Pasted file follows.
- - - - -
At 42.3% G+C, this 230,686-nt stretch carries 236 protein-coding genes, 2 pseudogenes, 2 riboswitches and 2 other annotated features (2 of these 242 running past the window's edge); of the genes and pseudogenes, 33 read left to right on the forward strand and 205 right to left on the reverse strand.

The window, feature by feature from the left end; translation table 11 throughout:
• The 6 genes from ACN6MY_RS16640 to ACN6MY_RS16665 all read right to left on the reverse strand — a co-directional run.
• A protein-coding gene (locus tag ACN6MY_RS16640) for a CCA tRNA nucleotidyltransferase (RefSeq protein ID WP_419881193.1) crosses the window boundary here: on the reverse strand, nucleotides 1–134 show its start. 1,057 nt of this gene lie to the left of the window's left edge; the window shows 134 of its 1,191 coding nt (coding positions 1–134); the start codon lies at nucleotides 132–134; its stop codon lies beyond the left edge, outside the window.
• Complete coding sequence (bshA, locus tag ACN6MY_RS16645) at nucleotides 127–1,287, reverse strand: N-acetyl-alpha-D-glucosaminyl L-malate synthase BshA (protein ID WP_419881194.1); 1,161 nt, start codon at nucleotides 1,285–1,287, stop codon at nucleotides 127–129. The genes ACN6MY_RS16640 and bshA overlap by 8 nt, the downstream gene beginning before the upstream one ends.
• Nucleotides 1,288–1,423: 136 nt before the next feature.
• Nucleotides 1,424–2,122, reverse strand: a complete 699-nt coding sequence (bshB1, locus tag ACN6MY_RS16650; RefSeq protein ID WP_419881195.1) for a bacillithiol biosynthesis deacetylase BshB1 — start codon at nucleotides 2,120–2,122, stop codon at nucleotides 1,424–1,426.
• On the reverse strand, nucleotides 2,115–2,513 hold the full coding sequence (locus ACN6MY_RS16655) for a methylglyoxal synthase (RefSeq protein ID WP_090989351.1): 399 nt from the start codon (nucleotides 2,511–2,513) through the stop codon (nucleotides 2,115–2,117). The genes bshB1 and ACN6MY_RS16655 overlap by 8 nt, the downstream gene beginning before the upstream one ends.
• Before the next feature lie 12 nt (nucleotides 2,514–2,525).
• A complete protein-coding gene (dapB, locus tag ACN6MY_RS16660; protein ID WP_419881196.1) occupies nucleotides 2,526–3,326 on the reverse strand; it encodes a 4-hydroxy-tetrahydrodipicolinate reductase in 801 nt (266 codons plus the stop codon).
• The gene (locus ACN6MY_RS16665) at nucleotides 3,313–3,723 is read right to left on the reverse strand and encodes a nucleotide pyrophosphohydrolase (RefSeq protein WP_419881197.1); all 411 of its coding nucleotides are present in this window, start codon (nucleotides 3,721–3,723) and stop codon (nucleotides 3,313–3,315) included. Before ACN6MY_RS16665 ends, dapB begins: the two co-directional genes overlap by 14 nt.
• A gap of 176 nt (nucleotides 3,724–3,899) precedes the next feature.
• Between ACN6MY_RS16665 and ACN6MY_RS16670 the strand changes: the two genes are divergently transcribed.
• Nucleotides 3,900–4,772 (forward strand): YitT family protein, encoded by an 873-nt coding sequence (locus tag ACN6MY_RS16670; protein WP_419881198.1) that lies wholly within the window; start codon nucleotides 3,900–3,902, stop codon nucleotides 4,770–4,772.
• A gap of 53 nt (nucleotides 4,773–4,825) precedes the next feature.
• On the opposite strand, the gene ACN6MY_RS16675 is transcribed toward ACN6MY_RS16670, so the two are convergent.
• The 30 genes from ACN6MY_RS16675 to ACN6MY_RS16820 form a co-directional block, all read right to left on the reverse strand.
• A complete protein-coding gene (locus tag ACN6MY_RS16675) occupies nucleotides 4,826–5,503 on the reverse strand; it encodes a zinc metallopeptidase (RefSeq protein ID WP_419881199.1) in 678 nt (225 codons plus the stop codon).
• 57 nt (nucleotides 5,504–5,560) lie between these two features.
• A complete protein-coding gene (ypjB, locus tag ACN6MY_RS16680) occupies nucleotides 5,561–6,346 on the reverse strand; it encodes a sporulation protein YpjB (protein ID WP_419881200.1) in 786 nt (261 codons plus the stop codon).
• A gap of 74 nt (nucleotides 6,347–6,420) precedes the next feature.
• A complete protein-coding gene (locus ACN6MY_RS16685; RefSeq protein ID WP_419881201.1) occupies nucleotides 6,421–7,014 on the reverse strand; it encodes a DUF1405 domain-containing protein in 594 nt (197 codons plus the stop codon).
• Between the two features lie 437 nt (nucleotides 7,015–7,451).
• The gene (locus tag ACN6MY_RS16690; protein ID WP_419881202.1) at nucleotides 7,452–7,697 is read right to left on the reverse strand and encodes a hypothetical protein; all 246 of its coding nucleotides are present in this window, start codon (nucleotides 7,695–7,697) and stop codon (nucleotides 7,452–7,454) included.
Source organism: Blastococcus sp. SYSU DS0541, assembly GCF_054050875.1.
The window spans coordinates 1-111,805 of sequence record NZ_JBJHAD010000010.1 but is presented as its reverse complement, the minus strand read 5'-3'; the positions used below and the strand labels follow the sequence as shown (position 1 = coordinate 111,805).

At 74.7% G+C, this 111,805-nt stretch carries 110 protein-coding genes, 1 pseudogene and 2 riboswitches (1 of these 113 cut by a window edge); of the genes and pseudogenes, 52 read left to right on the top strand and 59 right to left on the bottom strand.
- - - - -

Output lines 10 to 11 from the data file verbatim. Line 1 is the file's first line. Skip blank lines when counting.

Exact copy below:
• A complete protein-coding gene (dapB, locus tag ACN6MY_RS16660; protein ID WP_419881196.1) occupies nucleotides 2,526–3,326 on the reverse strand; it encodes a 4-hydroxy-tetrahydrodipicolinate reductase in 801 nt (266 codons plus the stop codon).
• The gene (locus ACN6MY_RS16665) at nucleotides 3,313–3,723 is read right to left on the reverse strand and encodes a nucleotide pyrophosphohydrolase (RefSeq protein WP_419881197.1); all 411 of its coding nucleotides are present in this window, start codon (nucleotides 3,721–3,723) and stop codon (nucleotides 3,313–3,315) included. Before ACN6MY_RS16665 ends, dapB begins: the two co-directional genes overlap by 14 nt.